This split, some of the local authorities argued, makes it a risky investment. Other municipalities agreed with this assessment, bringing the total share of the company on sale to nearly 75 per cent.

“These politicians believe that markets will solve everything, but if everything’s privatised then all will be in the hands of anonymous capital, which has profit-making as only interest, not serving people,” Zomer says. “Eneco has to remain in public hands. As ordinary citizens we must reclaim democratic ownership of our own energy supply.”

Cooperatives empowering local citizens

With the specific purpose of buying Eneco, Zomer helped set up EneCoöperatie to draw membership and capital from ordinary citizens, climate activists, pensions and banks, as well as local and European energy cooperatives.

Current membership fees stand as low as €15 (US$17) and unlike corporations, which extend decision-making power based on the number of shares, cooperatives have a democratic ‘one-member, one-vote’ structure. This maximizes citizen participation in the decision-making process while granting members equal leverage regardless of how much they have invested.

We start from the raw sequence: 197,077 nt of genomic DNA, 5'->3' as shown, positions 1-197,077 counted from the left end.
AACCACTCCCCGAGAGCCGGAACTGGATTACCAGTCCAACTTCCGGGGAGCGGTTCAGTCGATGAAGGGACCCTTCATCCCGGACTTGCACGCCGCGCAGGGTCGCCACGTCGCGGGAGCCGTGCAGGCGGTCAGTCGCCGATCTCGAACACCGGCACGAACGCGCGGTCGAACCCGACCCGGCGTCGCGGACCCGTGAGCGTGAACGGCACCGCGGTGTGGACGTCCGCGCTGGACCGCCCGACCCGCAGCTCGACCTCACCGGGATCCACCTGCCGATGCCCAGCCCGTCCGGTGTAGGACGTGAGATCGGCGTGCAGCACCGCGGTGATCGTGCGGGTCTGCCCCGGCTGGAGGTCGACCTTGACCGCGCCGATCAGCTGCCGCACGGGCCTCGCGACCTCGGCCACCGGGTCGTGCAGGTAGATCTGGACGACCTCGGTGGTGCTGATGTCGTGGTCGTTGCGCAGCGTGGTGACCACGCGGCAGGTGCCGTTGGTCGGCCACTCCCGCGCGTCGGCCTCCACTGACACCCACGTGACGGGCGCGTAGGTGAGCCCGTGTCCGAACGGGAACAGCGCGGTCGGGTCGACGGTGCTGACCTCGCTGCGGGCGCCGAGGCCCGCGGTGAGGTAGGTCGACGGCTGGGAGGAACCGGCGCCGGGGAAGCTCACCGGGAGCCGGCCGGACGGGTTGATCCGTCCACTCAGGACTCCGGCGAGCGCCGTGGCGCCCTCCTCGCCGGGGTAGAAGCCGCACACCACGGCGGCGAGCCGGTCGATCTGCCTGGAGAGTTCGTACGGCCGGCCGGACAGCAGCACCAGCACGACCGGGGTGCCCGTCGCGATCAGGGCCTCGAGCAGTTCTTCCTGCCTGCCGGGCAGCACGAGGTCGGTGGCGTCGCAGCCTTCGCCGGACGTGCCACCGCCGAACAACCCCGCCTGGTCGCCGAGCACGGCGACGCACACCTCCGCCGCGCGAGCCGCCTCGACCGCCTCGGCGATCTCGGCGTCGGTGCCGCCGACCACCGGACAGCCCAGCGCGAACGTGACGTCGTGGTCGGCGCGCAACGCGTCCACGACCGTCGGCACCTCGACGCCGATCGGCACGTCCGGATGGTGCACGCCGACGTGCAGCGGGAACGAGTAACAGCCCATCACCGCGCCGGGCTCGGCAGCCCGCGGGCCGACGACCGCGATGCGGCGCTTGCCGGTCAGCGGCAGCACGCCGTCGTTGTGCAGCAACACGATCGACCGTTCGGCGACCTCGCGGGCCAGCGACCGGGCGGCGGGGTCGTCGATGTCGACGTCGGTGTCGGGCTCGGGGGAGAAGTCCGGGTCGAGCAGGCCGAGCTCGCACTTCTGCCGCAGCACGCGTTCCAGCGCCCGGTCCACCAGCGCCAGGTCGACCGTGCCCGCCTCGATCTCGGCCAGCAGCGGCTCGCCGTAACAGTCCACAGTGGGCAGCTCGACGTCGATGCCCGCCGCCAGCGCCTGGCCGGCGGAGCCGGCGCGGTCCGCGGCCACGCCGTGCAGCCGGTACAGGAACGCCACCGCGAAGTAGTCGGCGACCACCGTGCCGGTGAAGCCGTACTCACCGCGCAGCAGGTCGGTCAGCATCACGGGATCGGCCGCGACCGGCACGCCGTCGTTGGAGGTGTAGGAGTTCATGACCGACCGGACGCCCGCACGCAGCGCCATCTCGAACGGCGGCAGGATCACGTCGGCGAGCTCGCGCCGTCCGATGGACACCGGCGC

Cooperatives further ensure that any profits made return to local communities, rather than to the pockets of faraway companies and CEOs, according to EneCoöperatie organisers.

But is the involvement of banks – a historic Goliath in the people’s struggle for greater self-determination – not a contradiction? Felix Olthuis, the new director of EneCoöperatie, doesn’t think so. “At the end of the day, banks are just interested in investing and we need them to raise our capital,” he explains.

There is another less traditional channel that Olthuis is tapping into for funding and that’s the solidarity network between local renewable energy cooperatives that’s been growing across western Europe over the past six years.